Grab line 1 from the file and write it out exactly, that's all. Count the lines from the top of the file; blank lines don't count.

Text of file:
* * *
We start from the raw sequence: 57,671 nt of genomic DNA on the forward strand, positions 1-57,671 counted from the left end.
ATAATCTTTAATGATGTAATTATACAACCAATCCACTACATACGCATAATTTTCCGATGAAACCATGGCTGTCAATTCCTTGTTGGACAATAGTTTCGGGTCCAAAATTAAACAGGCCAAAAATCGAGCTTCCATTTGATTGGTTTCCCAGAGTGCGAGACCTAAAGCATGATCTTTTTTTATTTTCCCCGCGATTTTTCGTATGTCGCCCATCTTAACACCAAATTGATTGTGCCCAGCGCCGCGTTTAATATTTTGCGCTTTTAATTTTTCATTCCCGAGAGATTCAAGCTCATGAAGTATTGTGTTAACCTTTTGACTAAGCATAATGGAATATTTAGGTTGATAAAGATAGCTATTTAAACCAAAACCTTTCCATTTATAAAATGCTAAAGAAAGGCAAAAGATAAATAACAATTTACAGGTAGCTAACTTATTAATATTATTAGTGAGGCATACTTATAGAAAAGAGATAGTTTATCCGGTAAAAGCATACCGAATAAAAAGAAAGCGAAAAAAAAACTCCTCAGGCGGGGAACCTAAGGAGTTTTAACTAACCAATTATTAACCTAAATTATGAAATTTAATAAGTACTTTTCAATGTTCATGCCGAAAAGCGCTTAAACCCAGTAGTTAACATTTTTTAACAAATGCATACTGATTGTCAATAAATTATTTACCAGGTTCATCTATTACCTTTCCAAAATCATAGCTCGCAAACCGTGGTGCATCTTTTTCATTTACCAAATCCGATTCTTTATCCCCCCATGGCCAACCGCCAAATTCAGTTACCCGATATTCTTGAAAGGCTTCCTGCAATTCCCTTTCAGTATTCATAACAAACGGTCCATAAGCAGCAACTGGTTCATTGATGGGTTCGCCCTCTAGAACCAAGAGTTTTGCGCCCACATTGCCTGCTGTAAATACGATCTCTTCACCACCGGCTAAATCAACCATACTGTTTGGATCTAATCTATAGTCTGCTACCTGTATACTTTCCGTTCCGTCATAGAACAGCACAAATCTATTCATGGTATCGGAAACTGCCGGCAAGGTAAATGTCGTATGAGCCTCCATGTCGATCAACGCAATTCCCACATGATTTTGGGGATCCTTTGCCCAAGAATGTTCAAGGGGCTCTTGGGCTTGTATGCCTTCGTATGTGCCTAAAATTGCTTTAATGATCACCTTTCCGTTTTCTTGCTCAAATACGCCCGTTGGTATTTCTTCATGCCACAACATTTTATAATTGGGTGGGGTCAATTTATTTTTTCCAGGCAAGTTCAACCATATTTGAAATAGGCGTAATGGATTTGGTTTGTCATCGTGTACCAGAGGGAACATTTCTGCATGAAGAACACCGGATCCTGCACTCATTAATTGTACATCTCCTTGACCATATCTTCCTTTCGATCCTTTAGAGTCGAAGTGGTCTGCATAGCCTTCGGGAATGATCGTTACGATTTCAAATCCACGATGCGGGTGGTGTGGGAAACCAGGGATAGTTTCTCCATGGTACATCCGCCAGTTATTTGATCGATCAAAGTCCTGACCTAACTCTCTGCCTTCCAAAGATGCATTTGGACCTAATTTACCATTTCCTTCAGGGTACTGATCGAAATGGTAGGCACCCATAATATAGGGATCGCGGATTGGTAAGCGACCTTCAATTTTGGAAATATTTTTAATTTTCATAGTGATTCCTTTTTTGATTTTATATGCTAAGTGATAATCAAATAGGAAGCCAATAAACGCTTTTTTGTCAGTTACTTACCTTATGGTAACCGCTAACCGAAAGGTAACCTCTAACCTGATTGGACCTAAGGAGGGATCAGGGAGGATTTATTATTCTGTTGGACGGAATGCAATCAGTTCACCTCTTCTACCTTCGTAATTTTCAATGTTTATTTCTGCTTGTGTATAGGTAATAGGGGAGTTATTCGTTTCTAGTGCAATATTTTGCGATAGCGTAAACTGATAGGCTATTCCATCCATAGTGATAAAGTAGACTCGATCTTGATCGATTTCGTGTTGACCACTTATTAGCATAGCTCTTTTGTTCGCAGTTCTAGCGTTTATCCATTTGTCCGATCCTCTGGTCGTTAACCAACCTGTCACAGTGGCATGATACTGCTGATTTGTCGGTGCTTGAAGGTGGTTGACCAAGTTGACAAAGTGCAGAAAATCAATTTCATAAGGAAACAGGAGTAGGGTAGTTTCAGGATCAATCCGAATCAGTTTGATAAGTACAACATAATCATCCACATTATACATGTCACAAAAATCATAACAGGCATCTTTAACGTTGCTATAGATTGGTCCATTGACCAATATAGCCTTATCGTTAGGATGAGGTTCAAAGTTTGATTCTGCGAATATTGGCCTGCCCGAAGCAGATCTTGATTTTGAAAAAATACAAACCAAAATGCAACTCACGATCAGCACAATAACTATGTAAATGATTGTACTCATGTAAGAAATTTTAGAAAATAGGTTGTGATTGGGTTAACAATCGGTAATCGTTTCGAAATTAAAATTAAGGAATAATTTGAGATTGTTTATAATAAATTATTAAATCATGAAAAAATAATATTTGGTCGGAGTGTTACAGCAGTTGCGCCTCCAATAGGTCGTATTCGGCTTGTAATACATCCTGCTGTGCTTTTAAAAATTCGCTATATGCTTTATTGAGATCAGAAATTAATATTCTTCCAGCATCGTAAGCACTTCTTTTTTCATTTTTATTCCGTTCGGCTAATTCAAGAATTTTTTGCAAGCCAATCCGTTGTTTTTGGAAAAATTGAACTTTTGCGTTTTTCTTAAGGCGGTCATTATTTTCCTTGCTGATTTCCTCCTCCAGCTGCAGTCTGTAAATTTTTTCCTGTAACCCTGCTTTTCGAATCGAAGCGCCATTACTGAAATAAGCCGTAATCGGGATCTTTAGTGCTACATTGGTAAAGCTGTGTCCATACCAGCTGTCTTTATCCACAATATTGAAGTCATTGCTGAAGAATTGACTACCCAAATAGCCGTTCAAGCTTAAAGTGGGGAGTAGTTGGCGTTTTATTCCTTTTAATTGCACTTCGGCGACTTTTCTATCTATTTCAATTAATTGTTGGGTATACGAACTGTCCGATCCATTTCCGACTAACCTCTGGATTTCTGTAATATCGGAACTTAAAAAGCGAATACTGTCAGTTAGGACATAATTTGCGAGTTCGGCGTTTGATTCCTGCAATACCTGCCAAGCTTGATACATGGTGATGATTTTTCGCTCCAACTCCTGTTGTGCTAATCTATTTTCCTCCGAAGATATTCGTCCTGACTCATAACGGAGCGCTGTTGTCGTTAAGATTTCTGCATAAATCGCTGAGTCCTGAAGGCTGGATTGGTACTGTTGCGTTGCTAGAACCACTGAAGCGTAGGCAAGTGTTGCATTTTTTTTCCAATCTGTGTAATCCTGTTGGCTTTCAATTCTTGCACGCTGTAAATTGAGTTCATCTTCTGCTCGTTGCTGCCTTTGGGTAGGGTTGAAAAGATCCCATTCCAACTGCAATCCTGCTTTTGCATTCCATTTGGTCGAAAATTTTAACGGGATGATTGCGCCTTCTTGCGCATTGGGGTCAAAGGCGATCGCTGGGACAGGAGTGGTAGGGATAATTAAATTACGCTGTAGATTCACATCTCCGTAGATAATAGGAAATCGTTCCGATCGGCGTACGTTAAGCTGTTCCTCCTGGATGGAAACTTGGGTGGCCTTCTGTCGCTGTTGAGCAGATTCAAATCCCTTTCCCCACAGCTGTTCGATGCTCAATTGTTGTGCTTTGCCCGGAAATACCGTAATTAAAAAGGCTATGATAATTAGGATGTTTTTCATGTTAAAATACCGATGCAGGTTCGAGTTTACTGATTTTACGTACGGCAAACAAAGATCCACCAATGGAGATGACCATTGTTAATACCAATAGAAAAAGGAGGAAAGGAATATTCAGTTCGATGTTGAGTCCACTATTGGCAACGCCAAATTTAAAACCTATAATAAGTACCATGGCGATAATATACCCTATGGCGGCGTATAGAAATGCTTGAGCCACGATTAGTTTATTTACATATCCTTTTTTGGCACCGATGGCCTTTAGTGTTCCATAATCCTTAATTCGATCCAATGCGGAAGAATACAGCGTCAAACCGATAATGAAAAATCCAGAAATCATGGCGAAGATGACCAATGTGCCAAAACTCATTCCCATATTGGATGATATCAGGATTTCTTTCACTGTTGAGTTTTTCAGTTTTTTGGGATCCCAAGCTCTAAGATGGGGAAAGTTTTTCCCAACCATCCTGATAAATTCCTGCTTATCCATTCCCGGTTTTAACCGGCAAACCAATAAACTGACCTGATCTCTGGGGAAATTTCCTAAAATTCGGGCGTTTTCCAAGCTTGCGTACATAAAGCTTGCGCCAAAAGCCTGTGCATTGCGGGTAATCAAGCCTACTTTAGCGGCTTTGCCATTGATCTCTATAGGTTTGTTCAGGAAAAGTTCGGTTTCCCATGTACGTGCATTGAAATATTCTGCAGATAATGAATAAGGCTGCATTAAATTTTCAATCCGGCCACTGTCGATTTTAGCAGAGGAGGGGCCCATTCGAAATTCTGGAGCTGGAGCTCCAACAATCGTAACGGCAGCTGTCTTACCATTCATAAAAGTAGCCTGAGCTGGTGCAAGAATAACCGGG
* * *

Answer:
We start from the raw sequence: 57,671 nt of genomic DNA on the forward strand, positions 1-57,671 counted from the left end.